Lockly Duo Sensible Lock Assessment: Steep Value for Comfort

Duo ™ Smart Lock

RRP $ 450.00

“The Lockly Duo replaces both your door lock and your deadbolt, but the price is just too high.”

advantages

  • Replaces both locks on your door

  • Open and lock both locks with one handle

  • Precise fingerprint sensor

  • Random number pad for security

disadvantage

  • Some design problems

  • App is just ok

One of the biggest problems I’ve encountered with smart home door locks is that they tend to replace the deadbolt or latch. The Lockly Duo replaces both. I have mixed feelings about this lock setup, but I think those mixed feelings come from dealing with the unknown rather than from Lockly’s mistakes. I know it was nice that both locks are smart and accessible by fingerprint, key or code for a change.

Lockly behaves in an unusual way. Both the door lock and the deadbolt are controlled by a single door handle. A push-down unlocks both locks, a pull-up locks both locks. It definitely takes getting used to, and despite its strangeness, I like this mechanism. It’s just easier to have a single handle that releases both locks, even if it’s unusual.

Installation and setup

Setting up the lock required a bit of work and some complex mechanisms. The lock is designed to cover a latch and door handle that are either 4 “or 5½” apart. My door is 5 ½ inches so it worked. Or at least if my latch handle had been drilled to the right size. To attach the cover plate to my door, I had to sand about a quarter of the door. It’s not Lockly’s fault. The cover plate itself is also significantly larger on the outside than the door latch, so it doesn’t look that great.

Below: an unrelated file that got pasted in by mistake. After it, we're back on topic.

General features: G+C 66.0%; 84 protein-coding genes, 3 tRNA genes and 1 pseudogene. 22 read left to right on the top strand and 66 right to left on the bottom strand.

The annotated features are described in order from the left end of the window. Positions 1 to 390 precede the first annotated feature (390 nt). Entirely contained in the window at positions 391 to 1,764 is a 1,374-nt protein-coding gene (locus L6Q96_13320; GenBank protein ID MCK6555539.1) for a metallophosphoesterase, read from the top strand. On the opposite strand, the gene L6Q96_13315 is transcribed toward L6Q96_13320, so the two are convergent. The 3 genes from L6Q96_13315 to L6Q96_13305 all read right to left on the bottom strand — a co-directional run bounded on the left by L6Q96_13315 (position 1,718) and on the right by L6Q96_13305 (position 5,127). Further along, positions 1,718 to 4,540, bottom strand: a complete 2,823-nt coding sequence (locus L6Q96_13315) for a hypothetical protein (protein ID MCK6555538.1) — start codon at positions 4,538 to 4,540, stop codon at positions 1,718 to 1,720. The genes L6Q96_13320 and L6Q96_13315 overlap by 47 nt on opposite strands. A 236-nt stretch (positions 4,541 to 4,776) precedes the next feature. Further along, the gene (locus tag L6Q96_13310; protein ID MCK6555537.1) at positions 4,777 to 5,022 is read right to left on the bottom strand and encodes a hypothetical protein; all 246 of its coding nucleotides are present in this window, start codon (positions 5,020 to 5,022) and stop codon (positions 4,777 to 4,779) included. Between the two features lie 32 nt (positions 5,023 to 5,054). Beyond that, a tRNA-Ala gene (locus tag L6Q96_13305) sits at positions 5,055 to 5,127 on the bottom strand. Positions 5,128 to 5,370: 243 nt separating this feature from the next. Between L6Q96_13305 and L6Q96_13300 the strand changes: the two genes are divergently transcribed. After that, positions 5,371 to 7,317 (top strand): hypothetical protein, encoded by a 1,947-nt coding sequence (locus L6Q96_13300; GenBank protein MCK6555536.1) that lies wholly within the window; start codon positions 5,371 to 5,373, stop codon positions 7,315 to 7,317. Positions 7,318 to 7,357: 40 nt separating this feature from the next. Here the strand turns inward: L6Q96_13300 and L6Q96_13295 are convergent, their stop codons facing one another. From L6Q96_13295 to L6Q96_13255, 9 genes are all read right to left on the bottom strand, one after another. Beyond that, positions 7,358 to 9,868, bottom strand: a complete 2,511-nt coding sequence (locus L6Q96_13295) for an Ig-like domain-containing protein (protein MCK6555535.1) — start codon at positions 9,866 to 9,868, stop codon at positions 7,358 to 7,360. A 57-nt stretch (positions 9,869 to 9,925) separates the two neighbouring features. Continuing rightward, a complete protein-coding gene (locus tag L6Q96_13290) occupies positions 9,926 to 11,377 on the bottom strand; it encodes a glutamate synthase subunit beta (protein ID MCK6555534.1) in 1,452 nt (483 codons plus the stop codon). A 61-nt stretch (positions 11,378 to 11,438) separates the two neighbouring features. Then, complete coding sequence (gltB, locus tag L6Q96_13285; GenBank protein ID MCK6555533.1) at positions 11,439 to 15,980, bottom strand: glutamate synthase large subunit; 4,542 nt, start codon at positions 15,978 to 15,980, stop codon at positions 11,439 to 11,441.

With the Lockly Duo, there is a clear gap between the locking mechanism and the door handle.

On the inside there is an additional mechanism that mounts between the door lock and the door called the connecting plate. This plate connects the bolt and the door lock with the single handle. It’s not a bad device, but it adds a complexity to the lock that I wasn’t expecting. In addition, the connecting plate is not flush with the door handle. It’s not particularly noticeable, but if I hold a flashlight to the end of the lock, I can see the light on the other side.

There is no shortage of smart locks on the market, but none of them control both the trap and the bolt.

The Lockly Duo also has an integrated wired door sensor for the Lockly security system. I didn’t install this as I already have a Vivint security system installed. But the fact that it’s wired to the door handle and I couldn’t remove it was a bit annoying.

properties

Once installed, use the Lockly app to set up PINs and fingerprints for users. The fingerprint sensor is located on the side of the door lock and a screen above the door lock shows the buttons for the codes. Most of the time the screen is turned off. A single tap usually turns it on, although occasionally I had to tap it a second time to wake it up. The numbers displayed are randomized into four buttons with three digits per button. This ensures that repeated tapping of the same point for the same codes does not develop a wear pattern. After entering your code you will need to press some sort of “Enter” key below the keys, but there is no indication that the key is an Enter key. At first glance it looks like a fingerprint, so I initially confused it with the statement: “Sure, you can enter a code, but don’t forget the fingerprint sensor.” The button needs a better design or it just has to say “Enter” .

The Lockly Duo uses a fingerprint sensor or a code to allow access.

The fingerprint sensor works very well, although I’m not convinced the placement is the best. When you have a door handle on the left side of the door, your natural instinct is to reach for the door with your left hand. But when you do, your fingers are pointing away from the sensor. The fingerprint sensor is a bit too cumbersome to use a thumbprint, so you end up having to reach across your body to scan a finger on your right hand and then use your left hand to actually open the door.